Can you remember a time when someone saw potential in you and called it out? A time that someone encouraged you, believed in you, and cast vision for your future? These moments have the power to alter the entire direction of our lives.
In my upcoming book, God and Hamilton: Spiritual Themes From the Life of Alexander Hamilton & the Broadway Musical He Inspired (available for pre-order on Amazon.com), I highlight different themes found in Hamilton that engage and challenge audiences in their own spiritual journey.
The first chapter from my book talks about the grace given to Alexander Hamilton when some local businessmen in the Caribbean read an essay he wrote, recognized the intellectual potential within Hamilton, and raised money to send him to America to get his education.
The resources given to Alexander represent a gift of grace that he could never have earned for himself. Everything that Hamilton would become in America was built on the foundation of this grace.
Recently, I recognized that an entirely different grace existed in this moment as well, in addition to the monetary gift. These businessmen offered a grace to Hamilton by encouraging him – by seeing potential and calling that potential out of him.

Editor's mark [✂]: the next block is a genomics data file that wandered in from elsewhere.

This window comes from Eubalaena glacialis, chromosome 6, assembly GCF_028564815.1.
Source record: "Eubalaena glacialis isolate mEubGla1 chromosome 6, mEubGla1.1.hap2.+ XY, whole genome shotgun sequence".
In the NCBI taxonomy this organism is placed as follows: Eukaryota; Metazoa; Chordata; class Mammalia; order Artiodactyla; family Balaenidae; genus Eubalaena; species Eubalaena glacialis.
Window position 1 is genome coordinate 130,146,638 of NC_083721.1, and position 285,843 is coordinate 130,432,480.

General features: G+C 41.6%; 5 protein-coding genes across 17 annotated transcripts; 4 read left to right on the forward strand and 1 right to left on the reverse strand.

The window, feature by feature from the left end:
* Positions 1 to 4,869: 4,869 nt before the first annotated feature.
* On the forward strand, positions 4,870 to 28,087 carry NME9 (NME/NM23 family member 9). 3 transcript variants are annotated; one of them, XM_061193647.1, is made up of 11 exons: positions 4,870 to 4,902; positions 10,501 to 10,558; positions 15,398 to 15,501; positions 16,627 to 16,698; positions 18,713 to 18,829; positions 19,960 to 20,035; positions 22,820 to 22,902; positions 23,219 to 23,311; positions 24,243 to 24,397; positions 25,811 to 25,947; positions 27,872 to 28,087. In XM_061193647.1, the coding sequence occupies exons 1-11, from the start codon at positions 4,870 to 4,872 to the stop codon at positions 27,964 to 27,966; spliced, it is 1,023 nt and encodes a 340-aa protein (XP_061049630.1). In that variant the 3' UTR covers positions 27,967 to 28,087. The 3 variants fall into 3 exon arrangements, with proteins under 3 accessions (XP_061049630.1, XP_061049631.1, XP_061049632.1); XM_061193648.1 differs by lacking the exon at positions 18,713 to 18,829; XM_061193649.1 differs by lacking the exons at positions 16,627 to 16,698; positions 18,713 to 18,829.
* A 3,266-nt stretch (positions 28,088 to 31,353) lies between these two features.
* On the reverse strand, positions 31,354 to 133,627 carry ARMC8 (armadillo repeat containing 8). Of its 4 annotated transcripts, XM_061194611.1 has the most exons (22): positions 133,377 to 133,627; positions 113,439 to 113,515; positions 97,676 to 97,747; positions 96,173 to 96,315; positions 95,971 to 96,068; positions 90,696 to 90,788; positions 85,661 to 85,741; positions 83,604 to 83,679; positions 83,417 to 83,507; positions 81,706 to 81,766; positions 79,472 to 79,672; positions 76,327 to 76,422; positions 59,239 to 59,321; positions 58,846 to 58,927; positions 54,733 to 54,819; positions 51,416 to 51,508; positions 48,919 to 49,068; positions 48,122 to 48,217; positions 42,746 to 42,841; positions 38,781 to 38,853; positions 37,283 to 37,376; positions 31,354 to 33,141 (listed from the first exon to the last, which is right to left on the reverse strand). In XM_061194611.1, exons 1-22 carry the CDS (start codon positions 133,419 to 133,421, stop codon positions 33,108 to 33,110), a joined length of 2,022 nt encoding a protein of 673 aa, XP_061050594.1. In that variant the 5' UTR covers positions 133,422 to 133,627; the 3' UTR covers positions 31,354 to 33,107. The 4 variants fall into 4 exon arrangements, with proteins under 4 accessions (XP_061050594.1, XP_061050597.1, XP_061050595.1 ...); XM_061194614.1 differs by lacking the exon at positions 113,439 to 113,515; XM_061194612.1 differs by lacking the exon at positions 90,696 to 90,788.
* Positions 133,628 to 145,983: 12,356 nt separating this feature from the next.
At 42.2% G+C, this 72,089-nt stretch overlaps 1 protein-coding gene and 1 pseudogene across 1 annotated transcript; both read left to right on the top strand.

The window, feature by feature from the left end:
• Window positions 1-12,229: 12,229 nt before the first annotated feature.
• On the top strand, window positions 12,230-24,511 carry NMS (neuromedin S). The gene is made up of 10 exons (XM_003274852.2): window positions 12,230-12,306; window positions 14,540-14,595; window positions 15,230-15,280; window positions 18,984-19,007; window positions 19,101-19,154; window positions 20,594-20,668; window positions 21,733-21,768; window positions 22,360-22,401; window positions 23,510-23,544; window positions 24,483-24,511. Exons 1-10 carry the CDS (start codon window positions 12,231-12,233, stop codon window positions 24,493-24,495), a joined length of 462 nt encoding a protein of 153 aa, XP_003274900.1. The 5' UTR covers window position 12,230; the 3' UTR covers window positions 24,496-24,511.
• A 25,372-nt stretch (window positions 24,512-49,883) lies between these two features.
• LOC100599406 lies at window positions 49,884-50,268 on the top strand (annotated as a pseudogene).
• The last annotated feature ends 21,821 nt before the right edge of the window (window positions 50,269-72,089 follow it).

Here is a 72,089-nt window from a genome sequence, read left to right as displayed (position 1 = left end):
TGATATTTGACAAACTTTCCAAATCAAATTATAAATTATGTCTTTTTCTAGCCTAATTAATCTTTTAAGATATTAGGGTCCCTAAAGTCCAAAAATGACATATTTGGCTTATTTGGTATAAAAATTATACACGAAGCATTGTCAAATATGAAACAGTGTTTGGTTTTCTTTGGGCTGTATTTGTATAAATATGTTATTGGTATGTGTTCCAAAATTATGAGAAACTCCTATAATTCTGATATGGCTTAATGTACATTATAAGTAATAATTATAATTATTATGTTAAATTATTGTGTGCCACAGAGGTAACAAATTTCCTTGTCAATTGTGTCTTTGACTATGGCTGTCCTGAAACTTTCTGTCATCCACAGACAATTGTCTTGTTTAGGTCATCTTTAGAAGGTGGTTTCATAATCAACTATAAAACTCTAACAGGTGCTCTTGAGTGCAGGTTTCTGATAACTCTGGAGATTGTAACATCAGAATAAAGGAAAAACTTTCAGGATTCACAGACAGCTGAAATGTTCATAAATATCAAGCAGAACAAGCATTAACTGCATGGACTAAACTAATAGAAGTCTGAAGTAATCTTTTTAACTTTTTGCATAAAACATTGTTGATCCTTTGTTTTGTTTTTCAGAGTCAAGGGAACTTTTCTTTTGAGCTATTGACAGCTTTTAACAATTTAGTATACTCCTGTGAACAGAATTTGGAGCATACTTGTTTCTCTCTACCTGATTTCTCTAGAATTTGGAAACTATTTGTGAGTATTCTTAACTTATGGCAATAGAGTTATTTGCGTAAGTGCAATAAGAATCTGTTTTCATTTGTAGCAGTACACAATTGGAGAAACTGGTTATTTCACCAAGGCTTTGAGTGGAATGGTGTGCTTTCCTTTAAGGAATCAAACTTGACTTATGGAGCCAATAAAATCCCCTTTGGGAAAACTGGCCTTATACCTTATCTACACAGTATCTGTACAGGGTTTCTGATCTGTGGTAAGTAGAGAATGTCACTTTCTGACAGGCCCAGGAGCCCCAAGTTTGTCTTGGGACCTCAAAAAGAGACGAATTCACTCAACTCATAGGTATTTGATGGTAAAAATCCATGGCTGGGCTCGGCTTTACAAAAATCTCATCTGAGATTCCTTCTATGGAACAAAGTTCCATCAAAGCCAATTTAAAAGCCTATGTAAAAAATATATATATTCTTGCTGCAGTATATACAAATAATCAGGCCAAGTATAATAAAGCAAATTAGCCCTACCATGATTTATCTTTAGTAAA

I like to imagine the conversation between these businessmen and Alexander, and how deeply their words impacted him. Living as an impoverished orphan boy, with no one caring about him or his future, these words were quite possibly the most meaningful words ever spoken to him.
“Son, we read your essay. We see great potential in you.”
“Alexander, you have a rare intellectual gift. We want to help you develop that gift.”
“We expect great things from you Alexander. You are going to America. Never underestimate what you can accomplish there.”
I like to think that these words shaped Hamilton’s entire future. Certainly the money given opened up a new world of possibility for Hamilton. But what if the words spoken to him we just as important as the money donated? What if their belief in his potential inspired Hamilton’s belief in himself, and propelled him into his role in shaping our country?
The Book of Ephesians says that we should use our words “for building people up and meeting the need of the moment.” Never underestimate the power of your words. When you call potential out in someone else, your words contain the power to change the entire direction of someone’s life. Just like they did for Alexander Hamilton.